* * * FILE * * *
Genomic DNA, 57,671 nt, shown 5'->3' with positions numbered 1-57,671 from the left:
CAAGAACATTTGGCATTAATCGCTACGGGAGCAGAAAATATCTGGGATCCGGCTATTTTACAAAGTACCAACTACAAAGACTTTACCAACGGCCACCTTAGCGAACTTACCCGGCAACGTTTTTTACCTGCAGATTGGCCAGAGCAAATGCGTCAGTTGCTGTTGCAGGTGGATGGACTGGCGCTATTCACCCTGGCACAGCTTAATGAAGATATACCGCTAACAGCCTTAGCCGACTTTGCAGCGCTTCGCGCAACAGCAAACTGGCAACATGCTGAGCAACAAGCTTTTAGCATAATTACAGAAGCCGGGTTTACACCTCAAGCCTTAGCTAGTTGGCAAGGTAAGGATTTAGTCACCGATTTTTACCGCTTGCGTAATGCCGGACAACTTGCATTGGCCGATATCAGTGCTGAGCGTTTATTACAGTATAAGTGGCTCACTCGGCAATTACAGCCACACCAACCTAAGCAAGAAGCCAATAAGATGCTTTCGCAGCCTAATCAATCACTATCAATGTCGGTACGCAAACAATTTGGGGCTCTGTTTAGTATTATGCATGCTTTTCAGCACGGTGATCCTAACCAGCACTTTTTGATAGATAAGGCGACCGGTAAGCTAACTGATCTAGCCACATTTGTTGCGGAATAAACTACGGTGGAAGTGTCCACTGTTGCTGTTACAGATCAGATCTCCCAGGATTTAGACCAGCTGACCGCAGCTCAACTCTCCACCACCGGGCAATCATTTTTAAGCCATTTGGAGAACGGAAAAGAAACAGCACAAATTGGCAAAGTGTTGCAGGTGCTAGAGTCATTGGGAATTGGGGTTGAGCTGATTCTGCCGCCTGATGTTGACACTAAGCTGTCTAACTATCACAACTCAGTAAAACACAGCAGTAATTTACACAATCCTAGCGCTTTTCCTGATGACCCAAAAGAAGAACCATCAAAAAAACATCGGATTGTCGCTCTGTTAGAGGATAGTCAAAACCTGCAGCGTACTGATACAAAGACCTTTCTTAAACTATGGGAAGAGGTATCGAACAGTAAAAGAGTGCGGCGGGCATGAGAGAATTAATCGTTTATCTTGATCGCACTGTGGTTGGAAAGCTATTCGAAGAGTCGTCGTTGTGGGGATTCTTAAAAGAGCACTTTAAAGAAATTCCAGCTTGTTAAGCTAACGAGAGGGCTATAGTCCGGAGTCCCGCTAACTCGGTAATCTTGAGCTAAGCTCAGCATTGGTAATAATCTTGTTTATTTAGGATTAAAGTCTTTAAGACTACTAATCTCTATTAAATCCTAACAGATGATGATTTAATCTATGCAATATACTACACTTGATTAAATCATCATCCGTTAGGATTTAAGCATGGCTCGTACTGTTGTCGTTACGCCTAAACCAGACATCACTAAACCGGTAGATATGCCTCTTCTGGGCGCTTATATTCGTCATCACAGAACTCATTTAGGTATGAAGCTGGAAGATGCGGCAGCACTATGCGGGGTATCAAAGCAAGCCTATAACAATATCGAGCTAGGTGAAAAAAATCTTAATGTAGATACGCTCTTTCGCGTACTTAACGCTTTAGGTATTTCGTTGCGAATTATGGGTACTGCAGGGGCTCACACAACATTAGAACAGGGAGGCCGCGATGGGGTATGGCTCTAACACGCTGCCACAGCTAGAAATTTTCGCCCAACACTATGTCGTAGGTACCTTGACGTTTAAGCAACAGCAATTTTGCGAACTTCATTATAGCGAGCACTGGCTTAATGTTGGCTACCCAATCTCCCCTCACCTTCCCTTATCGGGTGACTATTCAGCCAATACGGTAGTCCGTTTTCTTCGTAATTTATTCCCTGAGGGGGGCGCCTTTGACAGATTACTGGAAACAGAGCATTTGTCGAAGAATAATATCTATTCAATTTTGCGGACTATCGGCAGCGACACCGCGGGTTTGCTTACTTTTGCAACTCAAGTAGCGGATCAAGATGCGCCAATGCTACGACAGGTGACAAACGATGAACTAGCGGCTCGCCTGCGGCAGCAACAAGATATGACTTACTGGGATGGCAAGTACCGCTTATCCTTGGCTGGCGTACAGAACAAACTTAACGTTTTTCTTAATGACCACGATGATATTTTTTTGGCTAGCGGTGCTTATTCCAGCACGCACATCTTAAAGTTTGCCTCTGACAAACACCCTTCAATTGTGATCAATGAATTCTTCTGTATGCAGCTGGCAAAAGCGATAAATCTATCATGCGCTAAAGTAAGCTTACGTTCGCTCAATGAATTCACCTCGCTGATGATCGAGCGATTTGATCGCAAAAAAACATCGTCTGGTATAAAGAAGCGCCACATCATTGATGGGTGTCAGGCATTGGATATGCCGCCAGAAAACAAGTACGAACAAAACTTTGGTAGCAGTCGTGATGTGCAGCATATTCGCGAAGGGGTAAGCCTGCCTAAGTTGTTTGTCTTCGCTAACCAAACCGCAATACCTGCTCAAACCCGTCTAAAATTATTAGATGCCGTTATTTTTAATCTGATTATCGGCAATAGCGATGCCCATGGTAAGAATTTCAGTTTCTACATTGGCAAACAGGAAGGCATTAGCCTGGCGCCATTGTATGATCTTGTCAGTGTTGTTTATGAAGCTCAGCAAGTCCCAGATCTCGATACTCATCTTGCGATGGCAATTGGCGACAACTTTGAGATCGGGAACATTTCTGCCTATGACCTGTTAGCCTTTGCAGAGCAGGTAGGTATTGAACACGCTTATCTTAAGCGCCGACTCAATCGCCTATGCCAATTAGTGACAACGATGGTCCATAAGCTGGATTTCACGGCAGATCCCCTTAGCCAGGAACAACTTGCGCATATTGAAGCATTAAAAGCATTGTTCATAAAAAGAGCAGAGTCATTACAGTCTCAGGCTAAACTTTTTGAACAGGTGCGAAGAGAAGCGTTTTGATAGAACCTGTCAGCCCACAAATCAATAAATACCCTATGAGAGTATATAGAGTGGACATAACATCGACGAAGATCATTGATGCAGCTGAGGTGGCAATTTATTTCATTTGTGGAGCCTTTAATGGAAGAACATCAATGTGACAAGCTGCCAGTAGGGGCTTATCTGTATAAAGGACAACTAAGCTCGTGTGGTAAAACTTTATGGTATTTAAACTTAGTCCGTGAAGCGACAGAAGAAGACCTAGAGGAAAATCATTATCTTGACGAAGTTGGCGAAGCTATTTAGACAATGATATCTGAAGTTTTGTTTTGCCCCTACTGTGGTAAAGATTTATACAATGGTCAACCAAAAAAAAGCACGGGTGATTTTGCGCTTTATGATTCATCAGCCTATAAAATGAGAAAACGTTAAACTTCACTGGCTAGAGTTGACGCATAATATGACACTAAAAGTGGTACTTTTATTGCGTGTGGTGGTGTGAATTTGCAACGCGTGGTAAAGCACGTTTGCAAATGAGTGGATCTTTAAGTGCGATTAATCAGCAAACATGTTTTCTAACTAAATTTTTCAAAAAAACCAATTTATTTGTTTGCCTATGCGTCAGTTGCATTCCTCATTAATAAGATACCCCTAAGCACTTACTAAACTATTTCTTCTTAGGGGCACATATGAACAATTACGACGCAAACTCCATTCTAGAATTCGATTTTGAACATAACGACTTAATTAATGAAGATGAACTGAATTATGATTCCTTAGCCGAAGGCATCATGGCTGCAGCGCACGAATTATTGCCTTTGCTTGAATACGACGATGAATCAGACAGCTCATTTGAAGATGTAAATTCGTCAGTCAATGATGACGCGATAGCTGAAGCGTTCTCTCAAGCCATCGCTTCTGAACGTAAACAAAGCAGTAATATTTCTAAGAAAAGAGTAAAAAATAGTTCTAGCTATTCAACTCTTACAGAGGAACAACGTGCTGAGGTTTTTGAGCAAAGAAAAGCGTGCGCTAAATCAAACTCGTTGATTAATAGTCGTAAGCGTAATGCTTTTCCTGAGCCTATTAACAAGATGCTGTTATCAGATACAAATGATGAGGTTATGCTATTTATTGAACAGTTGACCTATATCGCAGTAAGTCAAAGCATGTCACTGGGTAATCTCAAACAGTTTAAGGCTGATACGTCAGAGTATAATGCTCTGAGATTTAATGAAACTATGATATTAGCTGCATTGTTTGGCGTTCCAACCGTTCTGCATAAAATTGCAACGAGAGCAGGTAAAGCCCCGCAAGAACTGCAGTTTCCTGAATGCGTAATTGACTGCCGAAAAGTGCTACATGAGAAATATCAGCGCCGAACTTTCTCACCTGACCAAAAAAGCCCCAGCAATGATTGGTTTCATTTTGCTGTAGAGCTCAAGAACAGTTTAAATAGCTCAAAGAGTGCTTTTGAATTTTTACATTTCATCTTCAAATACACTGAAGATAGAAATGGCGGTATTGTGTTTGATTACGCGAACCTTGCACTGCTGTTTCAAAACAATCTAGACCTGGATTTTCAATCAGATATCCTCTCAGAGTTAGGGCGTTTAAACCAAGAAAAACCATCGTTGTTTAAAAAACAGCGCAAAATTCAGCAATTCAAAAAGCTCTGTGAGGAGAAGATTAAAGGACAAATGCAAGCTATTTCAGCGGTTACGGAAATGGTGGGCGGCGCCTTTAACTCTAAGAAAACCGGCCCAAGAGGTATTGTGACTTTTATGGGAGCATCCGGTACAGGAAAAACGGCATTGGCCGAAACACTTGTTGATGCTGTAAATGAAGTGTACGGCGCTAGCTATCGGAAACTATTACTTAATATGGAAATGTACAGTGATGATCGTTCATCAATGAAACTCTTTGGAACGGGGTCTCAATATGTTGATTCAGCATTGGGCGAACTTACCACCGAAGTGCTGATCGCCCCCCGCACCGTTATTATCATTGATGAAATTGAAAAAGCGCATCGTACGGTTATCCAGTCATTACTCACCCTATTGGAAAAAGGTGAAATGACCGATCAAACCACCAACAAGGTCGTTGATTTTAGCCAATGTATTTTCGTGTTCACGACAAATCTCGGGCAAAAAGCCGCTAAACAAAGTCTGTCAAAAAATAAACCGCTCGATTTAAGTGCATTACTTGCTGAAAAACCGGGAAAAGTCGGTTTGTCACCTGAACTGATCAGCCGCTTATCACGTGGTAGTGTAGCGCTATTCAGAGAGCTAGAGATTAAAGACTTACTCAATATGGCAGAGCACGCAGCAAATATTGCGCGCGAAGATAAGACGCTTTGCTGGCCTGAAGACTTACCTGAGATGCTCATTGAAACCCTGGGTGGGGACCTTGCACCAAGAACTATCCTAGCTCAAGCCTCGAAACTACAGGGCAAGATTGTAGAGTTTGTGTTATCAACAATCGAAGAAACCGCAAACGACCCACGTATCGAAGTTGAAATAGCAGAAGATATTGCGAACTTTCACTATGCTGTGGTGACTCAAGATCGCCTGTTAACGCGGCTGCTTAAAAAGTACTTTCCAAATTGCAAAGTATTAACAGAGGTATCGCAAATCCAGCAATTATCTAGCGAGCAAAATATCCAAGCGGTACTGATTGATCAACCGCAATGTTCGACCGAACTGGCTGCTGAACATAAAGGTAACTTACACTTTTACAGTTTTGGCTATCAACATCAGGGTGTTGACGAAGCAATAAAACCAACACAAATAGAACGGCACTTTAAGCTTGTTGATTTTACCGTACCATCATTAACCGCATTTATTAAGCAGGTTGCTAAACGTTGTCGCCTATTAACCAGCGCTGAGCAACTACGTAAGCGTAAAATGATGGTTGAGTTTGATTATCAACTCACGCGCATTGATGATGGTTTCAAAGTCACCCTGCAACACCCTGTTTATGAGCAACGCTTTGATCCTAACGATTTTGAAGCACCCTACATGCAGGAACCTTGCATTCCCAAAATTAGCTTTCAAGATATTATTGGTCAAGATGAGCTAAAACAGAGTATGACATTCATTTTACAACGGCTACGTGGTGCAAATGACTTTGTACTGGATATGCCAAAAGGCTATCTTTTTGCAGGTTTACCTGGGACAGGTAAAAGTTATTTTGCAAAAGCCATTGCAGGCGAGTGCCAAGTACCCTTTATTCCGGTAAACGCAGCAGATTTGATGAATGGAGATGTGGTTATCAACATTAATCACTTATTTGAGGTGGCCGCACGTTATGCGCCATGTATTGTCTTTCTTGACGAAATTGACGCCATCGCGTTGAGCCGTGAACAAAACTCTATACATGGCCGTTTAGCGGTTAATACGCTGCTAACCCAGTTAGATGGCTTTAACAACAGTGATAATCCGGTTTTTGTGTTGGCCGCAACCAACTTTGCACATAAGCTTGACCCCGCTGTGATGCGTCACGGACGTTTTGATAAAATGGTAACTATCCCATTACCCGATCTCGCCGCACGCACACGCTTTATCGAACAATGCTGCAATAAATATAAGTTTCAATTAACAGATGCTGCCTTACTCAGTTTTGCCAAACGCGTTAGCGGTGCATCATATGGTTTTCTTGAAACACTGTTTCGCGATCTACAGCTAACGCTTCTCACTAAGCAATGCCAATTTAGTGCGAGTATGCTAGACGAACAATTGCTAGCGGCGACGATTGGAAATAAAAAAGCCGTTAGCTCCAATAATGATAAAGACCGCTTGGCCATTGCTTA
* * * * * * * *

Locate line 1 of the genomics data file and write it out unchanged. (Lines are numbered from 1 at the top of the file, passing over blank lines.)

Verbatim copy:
Genomic DNA, 57,671 nt, shown 5'->3' with positions numbered 1-57,671 from the left: